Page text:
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Young doctor, 25, reveals how getting into medical school saved his life

Discussion in 'General Discussion' started by Ghada Ali youssef, Jan 8, 2017.

  1. Ghada Ali youssef

    Ghada Ali youssef Golden Member

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    John Maunder, 25, beat cancer while studying a medical degree in Queensland
    He was diagnosed with blood cancer after standard pre-degree medical tests
    His weekly treatments were timed to interfere minimally with his study

    'I was never really excited about engineering, or my classes and wanted to do something to help people,' he said.

    'I decided to take the entry test for medicine four days before applications closed and thought if my marks were good enough it would be a sign to go ahead with it.'

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    'It was really tough, I distinctly remember sitting in a lecture two-weeks into my first semester just writhing in pain,' Mr Maunder said

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    Mr Maunder said the gruelling chemotherapy regime left him nauseous, exhausted and in excruciating pain

    He got in and started to apply for universities. Once he was accepted all that stood in his way was a standardised medical check-up.

    'They have to make sure you don't have any infectious diseases,' he said. 'When I was in with the doctor having the tests done I remembered I had a lump in my groin and pointed it out.

    'He did a scan and it was inconclusive, then we did a biopsy and that was inconclusive as well but my surgeon decided to take the lump out because it wasn't supposed to be there.'

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    'In my first year I organised to do the World's Greatest Shave – I lost my hair before the day came around but 20 of my mates took up the challenge and we raised $100,000' Mr Maunder said

    'It was really heart-warming to see them all shave off their head on stage in support of me.' Mr Maunder said

    On December 14 – the day of his graduation ceremony for his first degree he was having a celebratory lunch with his family when his phone rang.

    'I excused myself from the table and it was my surgeon telling me I had cancer,' he said.

    'I got back to the table and told my family – and there was just silence for a while.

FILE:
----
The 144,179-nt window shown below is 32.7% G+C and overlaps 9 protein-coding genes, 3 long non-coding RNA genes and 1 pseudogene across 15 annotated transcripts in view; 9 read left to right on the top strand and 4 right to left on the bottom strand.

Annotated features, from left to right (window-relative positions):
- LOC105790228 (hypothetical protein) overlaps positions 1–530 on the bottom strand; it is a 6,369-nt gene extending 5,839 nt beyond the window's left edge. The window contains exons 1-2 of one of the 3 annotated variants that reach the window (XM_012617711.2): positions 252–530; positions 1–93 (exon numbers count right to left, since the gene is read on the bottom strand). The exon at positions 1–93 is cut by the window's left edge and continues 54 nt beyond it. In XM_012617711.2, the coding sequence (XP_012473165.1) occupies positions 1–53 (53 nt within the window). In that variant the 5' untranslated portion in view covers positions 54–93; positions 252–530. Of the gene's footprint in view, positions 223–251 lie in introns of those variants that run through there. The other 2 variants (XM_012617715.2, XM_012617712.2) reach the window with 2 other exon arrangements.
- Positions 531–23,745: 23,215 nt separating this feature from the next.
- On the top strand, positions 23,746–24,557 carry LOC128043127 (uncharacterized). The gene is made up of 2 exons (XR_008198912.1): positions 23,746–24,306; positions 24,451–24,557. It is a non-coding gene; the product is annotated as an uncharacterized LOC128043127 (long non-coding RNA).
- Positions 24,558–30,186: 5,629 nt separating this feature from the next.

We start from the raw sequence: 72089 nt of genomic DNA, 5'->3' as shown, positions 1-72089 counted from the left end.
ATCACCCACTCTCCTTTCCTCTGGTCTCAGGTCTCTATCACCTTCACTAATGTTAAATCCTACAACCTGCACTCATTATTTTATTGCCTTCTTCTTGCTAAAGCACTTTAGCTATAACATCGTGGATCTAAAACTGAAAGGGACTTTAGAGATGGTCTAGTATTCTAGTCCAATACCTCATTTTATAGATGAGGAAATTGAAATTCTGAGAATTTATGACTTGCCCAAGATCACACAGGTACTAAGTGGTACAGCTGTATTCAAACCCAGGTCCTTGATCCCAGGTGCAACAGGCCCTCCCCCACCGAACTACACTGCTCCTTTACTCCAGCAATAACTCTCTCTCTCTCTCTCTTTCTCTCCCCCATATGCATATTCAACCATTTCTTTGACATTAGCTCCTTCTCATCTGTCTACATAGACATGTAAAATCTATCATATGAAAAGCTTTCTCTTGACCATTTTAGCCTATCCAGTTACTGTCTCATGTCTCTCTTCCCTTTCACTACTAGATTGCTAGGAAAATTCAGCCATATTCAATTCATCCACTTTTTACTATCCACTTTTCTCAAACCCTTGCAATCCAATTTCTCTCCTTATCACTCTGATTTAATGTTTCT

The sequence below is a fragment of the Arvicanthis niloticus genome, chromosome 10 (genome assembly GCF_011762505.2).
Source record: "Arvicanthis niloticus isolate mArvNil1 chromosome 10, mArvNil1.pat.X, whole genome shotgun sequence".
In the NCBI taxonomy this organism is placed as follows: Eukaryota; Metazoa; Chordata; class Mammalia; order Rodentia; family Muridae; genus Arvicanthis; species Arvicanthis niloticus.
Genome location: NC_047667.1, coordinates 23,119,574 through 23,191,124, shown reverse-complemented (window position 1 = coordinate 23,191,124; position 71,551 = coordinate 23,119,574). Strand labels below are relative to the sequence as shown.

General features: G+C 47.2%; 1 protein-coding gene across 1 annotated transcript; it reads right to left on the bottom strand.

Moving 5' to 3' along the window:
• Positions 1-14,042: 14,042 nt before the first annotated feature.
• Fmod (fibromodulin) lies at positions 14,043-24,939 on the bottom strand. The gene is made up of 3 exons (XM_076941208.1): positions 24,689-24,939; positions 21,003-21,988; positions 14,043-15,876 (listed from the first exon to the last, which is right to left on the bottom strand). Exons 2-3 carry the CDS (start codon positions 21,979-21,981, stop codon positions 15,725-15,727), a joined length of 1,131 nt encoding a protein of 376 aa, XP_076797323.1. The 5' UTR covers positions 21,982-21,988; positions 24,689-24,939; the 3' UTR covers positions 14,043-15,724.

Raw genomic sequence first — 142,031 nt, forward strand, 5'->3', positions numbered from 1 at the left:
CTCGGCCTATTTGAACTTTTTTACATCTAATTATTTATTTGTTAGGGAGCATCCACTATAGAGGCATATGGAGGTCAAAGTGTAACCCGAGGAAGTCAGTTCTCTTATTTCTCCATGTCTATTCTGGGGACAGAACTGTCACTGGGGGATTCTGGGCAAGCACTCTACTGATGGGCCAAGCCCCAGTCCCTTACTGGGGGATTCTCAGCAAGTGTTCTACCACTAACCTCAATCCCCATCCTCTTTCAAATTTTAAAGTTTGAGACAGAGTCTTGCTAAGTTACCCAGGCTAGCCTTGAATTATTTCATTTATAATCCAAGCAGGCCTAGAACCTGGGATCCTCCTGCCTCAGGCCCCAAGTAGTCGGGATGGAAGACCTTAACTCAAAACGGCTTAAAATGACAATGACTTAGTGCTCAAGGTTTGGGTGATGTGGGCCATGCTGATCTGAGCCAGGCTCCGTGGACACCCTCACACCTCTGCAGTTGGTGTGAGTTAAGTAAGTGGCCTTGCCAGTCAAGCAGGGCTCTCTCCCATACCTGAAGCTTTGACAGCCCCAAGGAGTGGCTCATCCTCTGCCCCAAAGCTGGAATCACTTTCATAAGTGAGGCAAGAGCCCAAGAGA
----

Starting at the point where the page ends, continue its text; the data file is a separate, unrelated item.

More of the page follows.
'Then I started to cry and my dad just put his arm around me.'

    Mr Maunder then had to 'smile through' his engineering graduation.

    Mr Maunder (centre) graduated from the prestigious University of Queensland in December

    'I didn't want to tell my friends and ruin their day, I just didn't want to be that guy who stole the attention.'

    He started treatment on December 31, after a series of tests to make sure his body could handle the heavy dose of cancer killing drugs.

    'I explained to my doctor that I had just enrolled in university and he told me to try to do both – after explaining the treatment plan.'

    The young man was pumped full of life-saving drugs every Friday for six months then more drugs every second week for two years.

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    'It's been four years to the day since I wore this silly hat,' Mr Maunder wrote when he graduated with a Bachelor of Medicine and Surgery in December

    'After each treatment you can be sick for four days, so we made my treatment day Friday so I could make it to uni on Monday.'

    Despite his already hectic schedule the young doctor wanted to make sure he didn't neglect his social life throughout his treatment.

    'I learnt very quickly how far I could push myself – if I was with a friend for a bit too long it would take me days to recover.

    'In my first year I organised to do the World's Greatest Shave – I lost my hair before the day came around but 20 of my mates took up the challenge and we raised $100,000.

    'It was really heart-warming to see them all shave off their head on stage in support of me.' He says his family were also a huge help – despite him living more than five hours from home.

    'My mum, dad and three brothers would always drop anything to help me out,' he said.

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    Despite his already hectic schedule the young doctor wanted to make sure he didn't neglect his social life throughout his treatment

    Mr Maunder is now in remission but his oncologist says the cancer, known as nodular lymphocyte predominant Hodgkin's lymphoma, will be back.

    'It might be in one year it might be in 50 years they just don't know.' Every six months Mr Maunder has scans to make sure he is still in good health.

    He will intern with the Sunshine Coast Health Service and hopes to pursue a future as a surgeon.

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